The theory of sections is simple. But in action it can be tricky. How many sections are too many? Or too few? This will truly depend on each creator, your vision, and how long you anticipate students to take to complete your course.
As a general rule of thumb, we recommend between five to 10 milestones, but there can be exceptions of course. Mini courses, in contrast, should typically only include one to two milestones. And, some courses will be on advanced topics and may require more like 10 milestones.
But a word to the wise: If your course has more than 10 milestones, ask yourself why. Is it because your topic is truly that extensive or is there a chance that your course might be better off broken down into multiple courses with smaller transformations? Or taking it a step further back, are you creating an overly ambitious course altogether?
More isn’t necessarily better. You may find as you outline your online course that what you want to share may actually work best as a series of courses that offer smaller transformations.
The next step of how to outline your online course is to break down your milestones even further into lessons. If your milestones are the sections in your Teachable course, the lessons are the individual steps inside those sections.
Your lessons are the bite-sized bits of your section. These should be highly consumable and easy for your students to walk away having learned one major takeaway.
Ideally, these lessons should take no more than 10 minutes to explain and should focus on one aspect. And if you ever have to ask yourself, “Could this be two videos?” The answer is typically, yes.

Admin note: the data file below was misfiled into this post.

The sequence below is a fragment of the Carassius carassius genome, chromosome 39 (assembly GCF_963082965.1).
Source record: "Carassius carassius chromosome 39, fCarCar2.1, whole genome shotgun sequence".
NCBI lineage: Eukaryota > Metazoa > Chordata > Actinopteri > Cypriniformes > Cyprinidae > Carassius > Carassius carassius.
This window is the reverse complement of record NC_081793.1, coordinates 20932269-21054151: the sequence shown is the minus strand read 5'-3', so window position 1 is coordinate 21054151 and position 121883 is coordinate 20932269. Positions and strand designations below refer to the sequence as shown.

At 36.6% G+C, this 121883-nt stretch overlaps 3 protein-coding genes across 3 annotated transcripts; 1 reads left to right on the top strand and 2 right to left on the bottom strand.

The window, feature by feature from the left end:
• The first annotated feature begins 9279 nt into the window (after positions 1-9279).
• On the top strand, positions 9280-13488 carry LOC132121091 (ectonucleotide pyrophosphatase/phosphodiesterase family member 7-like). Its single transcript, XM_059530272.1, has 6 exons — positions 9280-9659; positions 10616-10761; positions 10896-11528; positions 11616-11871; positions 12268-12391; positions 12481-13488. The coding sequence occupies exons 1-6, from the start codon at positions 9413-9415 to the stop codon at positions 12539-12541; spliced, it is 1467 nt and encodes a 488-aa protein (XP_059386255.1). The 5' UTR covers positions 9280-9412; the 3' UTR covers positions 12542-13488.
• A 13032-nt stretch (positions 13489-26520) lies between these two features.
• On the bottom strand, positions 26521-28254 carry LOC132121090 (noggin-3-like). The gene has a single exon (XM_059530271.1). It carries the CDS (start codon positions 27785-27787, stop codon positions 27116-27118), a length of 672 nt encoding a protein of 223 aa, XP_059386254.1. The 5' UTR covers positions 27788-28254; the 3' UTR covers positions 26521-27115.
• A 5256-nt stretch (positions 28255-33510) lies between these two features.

Of course, this doesn’t mean you should treat your lessons like your Instagram and post a series of 30-second clips. Look for that happy medium where your lessons cover a major takeaway but are still long enough to stand alone and add value.
Some lessons in your section may be under five minutes while others may need closer to 15 minutes, as every takeaway and topic will be a little bit different. And it’s perfectly fine to mix and match the length of your lessons. You’ll see what is right as you continue to outline.
Map out your method
Now that you’ve thought about your transformation, identified your milestones, planned your sections, and broken out your lessons, your next phase of outlining is actually to map out the methods by which you will share your content.
Five basic content types
The style of your course is up to you, and the method of content delivery you think will make the most sense for your subject matter and students may differ from course to course—even section by section or lesson by lesson. There are five basic content types that are most often found on Teachable creators’ courses: text and photo, PDFs and downloadables, slide decks, screen recordings, and video. Since people have different learning styles, incorporating a combination of content types will enhance student learning. We break them down to help you better understand which might be ideal for your course.
Text and photos: easy and quick; best used for simple concepts or lessons that can be demonstrated in a format that’s most similar to a blog post or article
Just be cognizant that not everyone learns best by reading, and if your lesson has multiple steps, perhaps blocks of texts and pictures aren’t the best option.
PDFs and downloadables: include spreadsheets, workbooks, cheat sheets, resource material, checklists, etc. that can easily be referenced; not ideal for complex subjects that require walkthroughs or explanations of why
Slides: visually emphasize your points; walks students through material one step at a time